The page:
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Backup vs Disaster Recovery: 4 Steps in Making the Right Assessment

Backup vs Disaster Recovery: 4 Steps in Making the Right Assessment

Backup vs Disaster Recovery

In data protection, recognizing when a data loss event is a minor blip versus a major catastrophe adds tremendous value to your business – determining the action taken and the impact to their bottom line. Sometimes accessing a secure backup is sufficient. Other times critical data must be instantaneously recovered. Since time is money, knowing which technique to use in a given circumstance is critical and separates superior service providers apart from the competition.

Here are four steps needed to determine whether your business model requires backup or disaster recovery services:

1. Understand the Basics about Data Protection Tools

Cloud backup – Protects critical data off-site so business files, applications and systems are safe
and accessible – and can always be restored. View Cloud backup plans.

Cloud disaster recovery – Recovers critical data quickly and remotely whenever any serious outage risks a company’s reputation and bottom line.

Disaster recovery as a service (DRaaS) – Delivers instant recovery services by running systems in an off-site data center. Businesses can operate remotely while normal processes are restored. Use-cases include local data loss due to human error, software and hardware failures, malware attacks, and natural disasters.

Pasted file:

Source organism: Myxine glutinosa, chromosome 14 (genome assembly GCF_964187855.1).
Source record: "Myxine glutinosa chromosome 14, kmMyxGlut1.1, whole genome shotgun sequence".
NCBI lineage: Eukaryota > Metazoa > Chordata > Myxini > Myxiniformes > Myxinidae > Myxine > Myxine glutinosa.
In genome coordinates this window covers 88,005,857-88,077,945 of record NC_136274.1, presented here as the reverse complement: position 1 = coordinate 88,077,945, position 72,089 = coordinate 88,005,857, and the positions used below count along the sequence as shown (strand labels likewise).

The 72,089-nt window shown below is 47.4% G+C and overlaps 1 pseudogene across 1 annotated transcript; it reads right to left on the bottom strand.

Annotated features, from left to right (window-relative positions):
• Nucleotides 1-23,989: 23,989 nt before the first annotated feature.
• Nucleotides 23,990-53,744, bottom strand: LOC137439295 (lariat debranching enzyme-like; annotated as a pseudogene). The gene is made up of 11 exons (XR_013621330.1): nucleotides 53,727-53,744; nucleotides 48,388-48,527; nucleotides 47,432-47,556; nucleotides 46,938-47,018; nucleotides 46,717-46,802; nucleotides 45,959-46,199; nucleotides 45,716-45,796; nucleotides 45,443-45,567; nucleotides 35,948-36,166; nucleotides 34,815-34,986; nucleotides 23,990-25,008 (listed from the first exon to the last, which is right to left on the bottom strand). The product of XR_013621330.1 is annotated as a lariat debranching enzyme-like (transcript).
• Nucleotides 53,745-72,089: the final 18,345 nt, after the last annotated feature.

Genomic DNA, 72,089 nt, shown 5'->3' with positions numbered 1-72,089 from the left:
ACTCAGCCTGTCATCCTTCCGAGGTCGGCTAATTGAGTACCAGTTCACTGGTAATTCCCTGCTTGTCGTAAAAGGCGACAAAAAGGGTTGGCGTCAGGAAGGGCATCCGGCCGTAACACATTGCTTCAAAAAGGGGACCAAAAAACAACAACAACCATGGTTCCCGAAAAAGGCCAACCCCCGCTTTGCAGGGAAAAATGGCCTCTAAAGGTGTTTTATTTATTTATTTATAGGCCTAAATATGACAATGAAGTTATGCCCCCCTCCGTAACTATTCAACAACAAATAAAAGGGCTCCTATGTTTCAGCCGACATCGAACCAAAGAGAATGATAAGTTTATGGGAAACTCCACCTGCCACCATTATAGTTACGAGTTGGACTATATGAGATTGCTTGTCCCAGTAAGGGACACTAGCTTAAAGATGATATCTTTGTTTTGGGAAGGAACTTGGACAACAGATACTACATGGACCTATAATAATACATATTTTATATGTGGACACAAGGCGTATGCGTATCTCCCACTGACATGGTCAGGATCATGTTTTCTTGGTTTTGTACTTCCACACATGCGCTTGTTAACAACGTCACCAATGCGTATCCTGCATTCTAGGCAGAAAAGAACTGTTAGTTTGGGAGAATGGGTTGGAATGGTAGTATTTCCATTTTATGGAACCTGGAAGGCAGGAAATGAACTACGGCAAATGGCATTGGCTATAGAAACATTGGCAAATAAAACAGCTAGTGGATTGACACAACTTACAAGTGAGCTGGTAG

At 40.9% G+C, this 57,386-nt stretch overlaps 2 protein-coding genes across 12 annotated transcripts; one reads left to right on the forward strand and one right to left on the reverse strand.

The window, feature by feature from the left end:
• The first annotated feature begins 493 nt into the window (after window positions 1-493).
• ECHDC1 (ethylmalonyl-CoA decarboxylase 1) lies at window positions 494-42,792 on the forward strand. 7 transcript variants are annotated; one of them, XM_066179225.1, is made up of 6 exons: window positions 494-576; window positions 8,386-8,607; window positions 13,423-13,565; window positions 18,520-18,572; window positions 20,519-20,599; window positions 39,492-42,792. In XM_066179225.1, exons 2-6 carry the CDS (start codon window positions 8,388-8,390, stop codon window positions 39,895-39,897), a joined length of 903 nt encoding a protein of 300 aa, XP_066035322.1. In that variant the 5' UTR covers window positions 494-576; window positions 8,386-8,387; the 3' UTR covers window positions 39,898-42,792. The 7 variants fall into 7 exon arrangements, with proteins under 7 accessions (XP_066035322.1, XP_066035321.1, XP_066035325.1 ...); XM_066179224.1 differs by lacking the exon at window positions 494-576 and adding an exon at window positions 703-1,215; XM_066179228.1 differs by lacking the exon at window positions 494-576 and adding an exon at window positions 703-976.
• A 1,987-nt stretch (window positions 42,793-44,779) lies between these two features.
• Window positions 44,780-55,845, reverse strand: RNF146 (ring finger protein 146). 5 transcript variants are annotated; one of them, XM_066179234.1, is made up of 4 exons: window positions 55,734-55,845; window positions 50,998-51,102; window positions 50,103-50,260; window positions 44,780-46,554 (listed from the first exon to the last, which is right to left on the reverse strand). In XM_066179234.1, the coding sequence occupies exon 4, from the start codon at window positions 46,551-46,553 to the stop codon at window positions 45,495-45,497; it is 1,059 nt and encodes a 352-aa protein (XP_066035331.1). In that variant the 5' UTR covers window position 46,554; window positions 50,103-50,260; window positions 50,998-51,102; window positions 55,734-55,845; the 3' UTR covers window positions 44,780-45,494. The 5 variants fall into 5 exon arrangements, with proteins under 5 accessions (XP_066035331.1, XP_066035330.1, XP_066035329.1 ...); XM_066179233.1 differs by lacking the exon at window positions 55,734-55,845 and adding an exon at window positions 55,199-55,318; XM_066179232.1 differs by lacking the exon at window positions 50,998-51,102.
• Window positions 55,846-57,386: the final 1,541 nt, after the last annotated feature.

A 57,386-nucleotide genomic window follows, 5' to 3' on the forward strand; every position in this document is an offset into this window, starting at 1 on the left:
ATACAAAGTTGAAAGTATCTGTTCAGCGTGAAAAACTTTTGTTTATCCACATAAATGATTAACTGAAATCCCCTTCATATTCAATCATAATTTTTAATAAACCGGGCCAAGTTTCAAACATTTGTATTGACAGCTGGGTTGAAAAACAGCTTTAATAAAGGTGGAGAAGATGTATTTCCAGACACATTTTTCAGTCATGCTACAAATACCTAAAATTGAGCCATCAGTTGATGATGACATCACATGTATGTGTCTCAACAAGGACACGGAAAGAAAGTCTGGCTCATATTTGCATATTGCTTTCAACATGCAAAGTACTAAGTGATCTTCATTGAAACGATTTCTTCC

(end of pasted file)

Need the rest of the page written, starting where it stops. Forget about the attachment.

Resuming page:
2. Evaluate critical data needs and pain points

While businesses need thorough, complete backup of all data (e.g. mobile, laptops, servers), disaster recovery is focused on data and systems that businesses need to stay in business. This may be the online cashier system for a retailer. For a firm or hospital, client/patient records may be most essential. Identifying what data matters most will help you and your customers understand the cost of downtime and plan recovery accordingly.

3. Get your Calculator out

Budget reports provide needed information to evaluate costs like infrastructure expenses (from staff to IT hardware) as well as revenuegenerating channels. Companies need to run the numbers to establish the basic requirements they have to keep running. This information clarifies two key pieces of information: the
Recovery Time Objective (RTO) and the Recovery Point Objective (RPO).

RTO – The absolute maximum amount of time a business can be down after a failure or disaster occurs to avoid unacceptable consequences.

RPO – Determines how often backups must be made in order to recover an acceptable quality of data within the RTO.

4. Exercise Judment to Plan Recovery

The financial cost of downtime becomes self evident, but these numbers still need to be weighed against the risk of intangible losses, like reputation damage. For example, for an online retailer that’s built its brand on efficient customer service, any downtime can be disastrous. A landscaping business can likely tolerate more downtime before it affects customers, so the restore priorities would be different. Knowing your customer’s specific requirements means you can establish a plan that brings back the heart of their operation first, and so forth. Businesses must spend more to recover quickly, so prioritizing your data protection needs along with the establishment of your Budget from Step 3, is crucial to the execution of a successful Disaster Recovery and Backup Protection plan.

Talk with one of our Business Continuity Specialists today for a Free Consultation. Additionally, you may review our Acronis Backup Plans and Sign up instantly.

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